It’s getting late in the game, and the American people are just days away from being without a fully functioning federal government. If a budget agreement is not reached, and a shutdown happens on March 4, many “non-essential” services will be halted.

Our armed forces, federal law enforcement personnel and air-traffic controllers will continue to do their duty, but hundreds of thousands of federal bureaucrats will be furloughed. Clerical functions such as processing Medicare claims and applications for Social Security and passports will cease. National parks, museums and historical sites will close.

But wait. It gets worse. There also could be no professional football next fall.

As President Obama and congressional Republicans and Democrats battle for home turf advantage in the Budget Bowl, the National Football League is locked in a Money Bowl of its own, pitting billionaire owners vs. millionaire players in a bitter pay dispute that could kill the 2011 season.

If players and team owners do not reach agreement by March 3 on a new collective bargaining pact, most football activity will freeze – no free agent signings, no trades, no spring training or community promotions and, ultimately, no NFL football next fall.

Think about it: Sundays without football, and no museums or national parks to visit to fill the empty time. All that might be left are marathon House and Senate proceedings on C-Span as lawmakers try to find a way out of the morass.

The last federal government shutdown came in late-December 1995. It dragged over the Christmas holidays and into early 1996.While that dispute also was over money, the debt and deficit situation was not as dire as now. Republicans, feeling frisky after taking control of Congress for the first time in 40 years, tried to force Democrats and President Clinton to swallow budget cuts much deeper than they were willing to accept. When Clinton vetoed the bill put on his desk, it set off a chain of events that resulted in a partial government shutdown.

Clinton, taking the side of the angels, and casting the GOP as the Grinch, saw his job-approval numbers climb. Mired in the upper 40s for most of 1995, his job approval registered at more than 50 percent for the first time in six months. When Republicans realized they were losing the public relations battle to Clinton, they capitulated.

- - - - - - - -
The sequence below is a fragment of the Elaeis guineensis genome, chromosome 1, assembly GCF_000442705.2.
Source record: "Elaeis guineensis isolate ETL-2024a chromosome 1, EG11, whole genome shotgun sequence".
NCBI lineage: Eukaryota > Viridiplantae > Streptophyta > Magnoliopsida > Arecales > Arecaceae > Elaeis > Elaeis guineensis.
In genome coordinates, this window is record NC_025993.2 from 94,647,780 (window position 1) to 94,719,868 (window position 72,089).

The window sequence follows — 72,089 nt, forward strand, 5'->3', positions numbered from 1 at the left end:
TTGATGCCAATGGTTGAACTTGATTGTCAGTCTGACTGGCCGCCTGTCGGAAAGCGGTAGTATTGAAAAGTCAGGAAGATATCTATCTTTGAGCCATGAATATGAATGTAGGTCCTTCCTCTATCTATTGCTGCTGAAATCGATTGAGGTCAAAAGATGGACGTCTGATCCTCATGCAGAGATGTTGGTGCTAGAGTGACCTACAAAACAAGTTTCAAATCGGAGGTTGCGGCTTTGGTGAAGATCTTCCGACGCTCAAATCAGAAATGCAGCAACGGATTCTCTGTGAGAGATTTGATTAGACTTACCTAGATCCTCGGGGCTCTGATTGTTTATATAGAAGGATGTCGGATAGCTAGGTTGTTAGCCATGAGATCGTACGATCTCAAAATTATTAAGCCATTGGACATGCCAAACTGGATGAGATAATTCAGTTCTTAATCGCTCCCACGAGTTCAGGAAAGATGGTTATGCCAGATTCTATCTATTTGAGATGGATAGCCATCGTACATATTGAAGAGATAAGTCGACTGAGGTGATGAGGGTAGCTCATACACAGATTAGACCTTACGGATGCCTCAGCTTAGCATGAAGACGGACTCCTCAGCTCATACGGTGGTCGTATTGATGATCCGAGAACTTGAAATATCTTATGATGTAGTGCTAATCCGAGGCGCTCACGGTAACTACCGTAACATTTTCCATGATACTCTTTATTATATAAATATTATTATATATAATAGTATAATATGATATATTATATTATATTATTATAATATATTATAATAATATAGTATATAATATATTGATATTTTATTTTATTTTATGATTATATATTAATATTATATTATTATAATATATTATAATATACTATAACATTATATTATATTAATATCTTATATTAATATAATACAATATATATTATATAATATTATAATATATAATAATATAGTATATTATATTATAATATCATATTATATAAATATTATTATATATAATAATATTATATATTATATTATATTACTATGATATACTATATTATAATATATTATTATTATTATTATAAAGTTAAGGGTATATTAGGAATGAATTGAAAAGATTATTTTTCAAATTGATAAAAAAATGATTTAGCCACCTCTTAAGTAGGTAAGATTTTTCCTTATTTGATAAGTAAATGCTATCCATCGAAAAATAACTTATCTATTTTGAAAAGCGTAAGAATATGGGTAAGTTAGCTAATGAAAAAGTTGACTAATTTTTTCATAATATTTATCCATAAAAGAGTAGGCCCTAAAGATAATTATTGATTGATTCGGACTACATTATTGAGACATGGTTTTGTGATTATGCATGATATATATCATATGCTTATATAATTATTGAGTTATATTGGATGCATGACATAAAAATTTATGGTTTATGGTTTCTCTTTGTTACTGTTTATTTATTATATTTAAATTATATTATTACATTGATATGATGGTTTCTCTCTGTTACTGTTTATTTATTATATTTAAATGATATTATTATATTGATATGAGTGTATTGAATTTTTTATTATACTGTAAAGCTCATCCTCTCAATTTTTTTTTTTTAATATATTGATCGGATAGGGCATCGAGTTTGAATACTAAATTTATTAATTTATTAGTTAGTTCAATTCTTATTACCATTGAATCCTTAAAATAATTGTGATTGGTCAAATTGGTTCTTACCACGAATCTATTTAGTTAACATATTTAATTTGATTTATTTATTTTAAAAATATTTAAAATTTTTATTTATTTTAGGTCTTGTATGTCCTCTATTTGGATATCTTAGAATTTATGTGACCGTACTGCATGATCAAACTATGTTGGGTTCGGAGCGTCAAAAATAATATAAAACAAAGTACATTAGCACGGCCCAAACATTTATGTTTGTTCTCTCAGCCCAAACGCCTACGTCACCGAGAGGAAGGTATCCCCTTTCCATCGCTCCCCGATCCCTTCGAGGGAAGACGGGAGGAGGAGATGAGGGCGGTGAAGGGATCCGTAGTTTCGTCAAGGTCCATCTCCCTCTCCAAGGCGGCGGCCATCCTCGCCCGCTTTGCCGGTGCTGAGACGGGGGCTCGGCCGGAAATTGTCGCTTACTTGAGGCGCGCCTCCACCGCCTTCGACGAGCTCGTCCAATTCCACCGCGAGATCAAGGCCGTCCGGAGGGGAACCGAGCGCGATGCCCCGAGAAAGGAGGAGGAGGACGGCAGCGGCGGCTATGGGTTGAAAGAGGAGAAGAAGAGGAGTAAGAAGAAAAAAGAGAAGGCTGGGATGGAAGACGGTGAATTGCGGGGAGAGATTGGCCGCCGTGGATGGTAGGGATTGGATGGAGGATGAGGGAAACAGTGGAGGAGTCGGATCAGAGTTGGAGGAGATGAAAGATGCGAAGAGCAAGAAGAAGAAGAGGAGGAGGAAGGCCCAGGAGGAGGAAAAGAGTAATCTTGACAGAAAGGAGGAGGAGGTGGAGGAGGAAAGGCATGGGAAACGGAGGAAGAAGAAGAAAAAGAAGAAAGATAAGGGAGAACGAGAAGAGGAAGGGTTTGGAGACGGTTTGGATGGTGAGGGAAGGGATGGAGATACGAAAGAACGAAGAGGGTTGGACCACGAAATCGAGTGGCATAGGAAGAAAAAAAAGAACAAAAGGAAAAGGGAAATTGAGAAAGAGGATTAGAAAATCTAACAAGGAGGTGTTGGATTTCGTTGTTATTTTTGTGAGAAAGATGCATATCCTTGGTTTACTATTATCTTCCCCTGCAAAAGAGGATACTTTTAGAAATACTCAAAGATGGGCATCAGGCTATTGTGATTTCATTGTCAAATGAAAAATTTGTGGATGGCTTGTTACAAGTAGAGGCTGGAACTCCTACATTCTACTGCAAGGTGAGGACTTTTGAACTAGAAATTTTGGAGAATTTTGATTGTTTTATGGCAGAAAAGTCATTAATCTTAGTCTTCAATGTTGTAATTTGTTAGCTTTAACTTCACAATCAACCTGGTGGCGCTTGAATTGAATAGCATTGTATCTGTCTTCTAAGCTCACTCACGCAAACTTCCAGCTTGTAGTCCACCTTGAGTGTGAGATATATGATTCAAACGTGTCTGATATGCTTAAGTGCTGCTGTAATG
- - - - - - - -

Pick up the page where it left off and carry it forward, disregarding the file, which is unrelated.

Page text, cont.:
When the fight ended, Clinton’s job approval stood at 52 percent, setting the stage for his own re-election. In fact, his job approval never slipped below 50 percent again in the remaining five years of his presidency. Not even Monica Lewinsky could bring it down.

Now, there is a tendency in politics to look at the last war and assume its lessons apply to the next one. Thus, the conventional wisdom, a serious Washington malady, says that Republicans who stick to their budget-cutting guns can only lose, and Obama and the Democrats can only win by opposing them.

The news media appear to be aiding the Democrats’ cause with a steady drumbeat of sob stories about people who will suffer if deep budget cuts proposed by Republicans are actually made. It’s tough to stand up under such pressure, and Obama cleverly plays to it.

"Are we willing to cut millions of young people off when it comes to student loans that help kids and families on their college education?” he plaintively asked in his news conference last week. “If we're cutting infant formula to poor kids, is that who we are as a people?”

But a new Gallup Poll released Thursday suggests the general public, not Washington insiders, is much more discerning than that. While they prefer by a nearly 2-1 margin that both parties reach a compromise rather than shut down the government, the we’re-so-kind-and-sympathetic Democrats have not yet convinced a majority of Americans that the GOP is cruel and heartless.

Asked by Gallup who they think is doing a better job handling the budget situation, 42 percent say congressional Republicans, while 39 percent say Obama and the Democrats. And while much of this breaks down along party lines, 52 percent of swing-voting independents say Democrat budget cuts don’t go far enough.

That should give the White House pause. To be sure, 2011 is not 1995, not statistically and not in public mood. The unemployment rate at the time of the last shutdown was 5.6 percent, way below today’s 9 percent. Also, the budget deficit was under $200 billion. Compare that with 2011’s projected $1.5 trillion shortfall.

In other words, the public is feeling its own fiscal pain and understands spending at current levels can only lead to disaster.

As for the NFL, the prospect of watching C-Span instead of football games next fall might be a bitter pill. But the consequences of the nation’s fiscal collapse are much worse. The people know it and won’t be fooled.

Richard Benedetto is a retired USA Today White House correspondent and columnist. He now teaches politics and journalism at American and Georgetown universities.